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Authors denoted in brackets. OW – Ollie Williams
A UK-based franchise could be returning to the World Series of Boxing, the pro-style league run by Olympic boxing’s world governing body, Aiba: (OW)
A UK franchise featured in the third WSB season and it looks set to return just in time for the fifth, which begins in January. The draft for season five took place in Jeju, Korea on Wednesday (November 12) with the British team replacing the German franchise.
Dr. Ching-Kuo Wu, the president of AIBA, welcomed the move. “Once this is confirmed, from January then some WSB competitions will be happening [in the UK],” he told Boxing News. “We are very happy to immediately include [Britain] in today’s draft. [They] are going to have seven home games and seven away games [in the group stage] so that means seven international events happening either in London or somewhere [in Britain].” The Brits would be in the same group as Russia and the all-star Cuban team.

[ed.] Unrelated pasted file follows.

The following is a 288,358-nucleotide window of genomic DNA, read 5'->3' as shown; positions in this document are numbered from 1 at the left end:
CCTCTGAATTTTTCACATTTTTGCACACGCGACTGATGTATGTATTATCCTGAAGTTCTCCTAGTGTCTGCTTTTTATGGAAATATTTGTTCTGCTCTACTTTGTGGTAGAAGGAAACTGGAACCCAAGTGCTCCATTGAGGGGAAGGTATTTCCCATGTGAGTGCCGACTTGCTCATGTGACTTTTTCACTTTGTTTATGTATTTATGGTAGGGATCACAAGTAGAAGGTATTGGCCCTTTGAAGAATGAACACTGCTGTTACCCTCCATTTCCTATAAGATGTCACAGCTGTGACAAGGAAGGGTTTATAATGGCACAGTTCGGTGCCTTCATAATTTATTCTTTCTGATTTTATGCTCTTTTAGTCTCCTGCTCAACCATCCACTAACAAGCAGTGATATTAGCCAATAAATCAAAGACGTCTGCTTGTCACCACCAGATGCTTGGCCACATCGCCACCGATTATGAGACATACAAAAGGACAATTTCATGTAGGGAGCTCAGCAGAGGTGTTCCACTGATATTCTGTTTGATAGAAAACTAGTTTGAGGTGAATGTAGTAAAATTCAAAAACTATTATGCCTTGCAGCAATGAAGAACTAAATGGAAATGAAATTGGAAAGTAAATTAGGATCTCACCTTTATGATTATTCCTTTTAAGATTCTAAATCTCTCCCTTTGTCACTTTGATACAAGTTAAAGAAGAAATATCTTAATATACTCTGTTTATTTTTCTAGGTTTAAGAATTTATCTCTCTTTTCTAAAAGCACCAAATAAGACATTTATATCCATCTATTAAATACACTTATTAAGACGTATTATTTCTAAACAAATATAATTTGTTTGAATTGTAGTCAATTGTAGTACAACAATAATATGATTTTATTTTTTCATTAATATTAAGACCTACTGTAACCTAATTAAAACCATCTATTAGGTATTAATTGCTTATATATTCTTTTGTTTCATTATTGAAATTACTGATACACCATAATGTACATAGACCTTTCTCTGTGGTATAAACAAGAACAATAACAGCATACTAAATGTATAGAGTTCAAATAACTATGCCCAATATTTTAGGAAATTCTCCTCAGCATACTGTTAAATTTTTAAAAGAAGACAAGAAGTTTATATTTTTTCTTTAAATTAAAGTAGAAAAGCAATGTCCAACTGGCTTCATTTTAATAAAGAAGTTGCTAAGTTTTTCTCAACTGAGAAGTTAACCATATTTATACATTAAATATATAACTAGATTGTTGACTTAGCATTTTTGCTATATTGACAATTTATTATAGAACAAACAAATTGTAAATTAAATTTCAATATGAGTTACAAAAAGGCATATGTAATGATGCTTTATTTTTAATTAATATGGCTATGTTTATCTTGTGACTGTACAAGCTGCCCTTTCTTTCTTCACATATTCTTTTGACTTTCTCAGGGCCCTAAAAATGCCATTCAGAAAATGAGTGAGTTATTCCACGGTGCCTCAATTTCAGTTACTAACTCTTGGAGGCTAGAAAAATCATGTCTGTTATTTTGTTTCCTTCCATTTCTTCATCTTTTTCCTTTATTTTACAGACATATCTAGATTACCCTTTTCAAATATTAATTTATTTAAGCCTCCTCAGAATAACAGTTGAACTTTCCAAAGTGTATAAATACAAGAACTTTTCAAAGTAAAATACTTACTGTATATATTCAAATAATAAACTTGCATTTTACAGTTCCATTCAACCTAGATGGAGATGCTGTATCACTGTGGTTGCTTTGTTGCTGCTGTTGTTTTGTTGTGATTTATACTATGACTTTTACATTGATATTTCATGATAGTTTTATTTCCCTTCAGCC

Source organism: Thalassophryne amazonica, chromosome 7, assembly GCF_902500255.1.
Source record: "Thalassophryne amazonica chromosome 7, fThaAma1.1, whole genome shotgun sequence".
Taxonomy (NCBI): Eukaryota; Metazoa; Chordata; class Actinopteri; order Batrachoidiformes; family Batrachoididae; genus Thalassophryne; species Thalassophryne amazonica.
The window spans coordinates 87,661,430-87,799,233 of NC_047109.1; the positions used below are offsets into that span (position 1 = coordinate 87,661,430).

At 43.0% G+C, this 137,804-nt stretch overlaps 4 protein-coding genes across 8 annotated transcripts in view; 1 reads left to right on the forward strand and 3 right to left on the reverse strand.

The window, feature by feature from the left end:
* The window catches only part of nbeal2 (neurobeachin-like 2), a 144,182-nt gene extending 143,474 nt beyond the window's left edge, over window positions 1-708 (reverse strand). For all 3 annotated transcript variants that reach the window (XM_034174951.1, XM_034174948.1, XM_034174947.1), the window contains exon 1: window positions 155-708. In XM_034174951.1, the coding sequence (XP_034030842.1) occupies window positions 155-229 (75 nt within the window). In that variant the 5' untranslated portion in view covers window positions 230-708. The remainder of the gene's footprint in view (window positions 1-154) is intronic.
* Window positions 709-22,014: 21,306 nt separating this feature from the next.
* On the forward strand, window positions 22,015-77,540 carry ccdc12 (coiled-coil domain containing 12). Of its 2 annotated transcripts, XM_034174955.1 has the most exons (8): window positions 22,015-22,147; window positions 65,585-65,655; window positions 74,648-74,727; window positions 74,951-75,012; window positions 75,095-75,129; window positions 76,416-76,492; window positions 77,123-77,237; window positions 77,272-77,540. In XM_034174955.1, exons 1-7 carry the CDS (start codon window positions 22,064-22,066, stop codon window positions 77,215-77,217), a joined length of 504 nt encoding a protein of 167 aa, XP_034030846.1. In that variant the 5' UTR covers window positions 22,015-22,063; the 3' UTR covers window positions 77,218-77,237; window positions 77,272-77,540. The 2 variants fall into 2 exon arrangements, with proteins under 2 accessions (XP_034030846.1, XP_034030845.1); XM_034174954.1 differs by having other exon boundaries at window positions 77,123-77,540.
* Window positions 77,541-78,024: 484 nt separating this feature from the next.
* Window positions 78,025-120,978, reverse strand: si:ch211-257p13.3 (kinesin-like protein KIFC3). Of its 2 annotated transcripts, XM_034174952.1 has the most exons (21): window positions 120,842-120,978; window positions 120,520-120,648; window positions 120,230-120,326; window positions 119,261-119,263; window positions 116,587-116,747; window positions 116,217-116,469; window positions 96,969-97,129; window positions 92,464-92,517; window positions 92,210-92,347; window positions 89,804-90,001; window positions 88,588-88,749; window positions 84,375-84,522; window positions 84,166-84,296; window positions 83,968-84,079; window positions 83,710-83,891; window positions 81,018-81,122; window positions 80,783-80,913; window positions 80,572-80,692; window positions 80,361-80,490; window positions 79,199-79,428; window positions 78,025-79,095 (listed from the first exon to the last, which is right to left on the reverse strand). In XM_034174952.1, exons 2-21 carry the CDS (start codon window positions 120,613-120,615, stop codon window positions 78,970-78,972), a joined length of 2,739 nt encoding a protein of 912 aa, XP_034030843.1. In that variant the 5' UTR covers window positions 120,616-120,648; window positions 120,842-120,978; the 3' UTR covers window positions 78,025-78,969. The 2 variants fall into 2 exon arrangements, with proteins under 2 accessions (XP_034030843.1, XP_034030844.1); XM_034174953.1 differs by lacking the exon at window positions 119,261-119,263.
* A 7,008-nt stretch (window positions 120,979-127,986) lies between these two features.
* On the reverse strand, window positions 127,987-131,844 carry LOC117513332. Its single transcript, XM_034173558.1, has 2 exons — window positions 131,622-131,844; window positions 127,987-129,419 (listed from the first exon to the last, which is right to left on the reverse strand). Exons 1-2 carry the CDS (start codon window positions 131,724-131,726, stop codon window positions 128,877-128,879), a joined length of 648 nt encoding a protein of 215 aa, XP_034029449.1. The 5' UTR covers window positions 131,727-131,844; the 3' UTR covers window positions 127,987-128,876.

Expect GB boxers like Andrew Selby, Joe Joyce, Antony Fowler and the others on the Olympic programme to compete for the British franchise, although Italia Thunder plan to secure the services of Olympic silver medallist Fred Evans. Irish stars Paddy Barnes and Michael Conlan are set to box for the Italian franchise as well.
To augment their squad the British Lionhearts selected foreign boxers in the draft; Abdoulaye Diane, Tadas Tamauskas and Ionut Jitaru at 91kgs; Abdel Ladjali, Oualid Beloura and Detelin Dalakliev at 60kgs; Joseph Goodhall at 91&kgs; Enrico La Cruz at 56kgs and Kevin De La Nieve at 52kgs.
Israel is trying to become a force in curling – both the able-bodied and wheelchair variants. “We’re giving a positive image to Israel during a time when there are a lot of negative perceptions.” (OW)
Sir Bradley Wiggins has elaborated a little on plans for his development team, which he hopes to launch next year: (OW)
“Next year I would love to have my own team which we are in process of setting up. It will basically will be the guys I am going to try to win that gold medal with. And that team will facilitate a programme, and a training programme, which will basically give us the best possible opportunity of winning that gold medal.”
Wiggins added: “Long term, post-Rio, obviously the word legacy gets thrown around a lot in the wake of the Olympics but I’d love to find the next Bradley Wiggins or Chris Hoy,” he said.
“That is something that I think would really drive me for the next 10 years. That is kind of what the startings of this team is about; it’s that grassroots, the future of the sport and finding next champion.”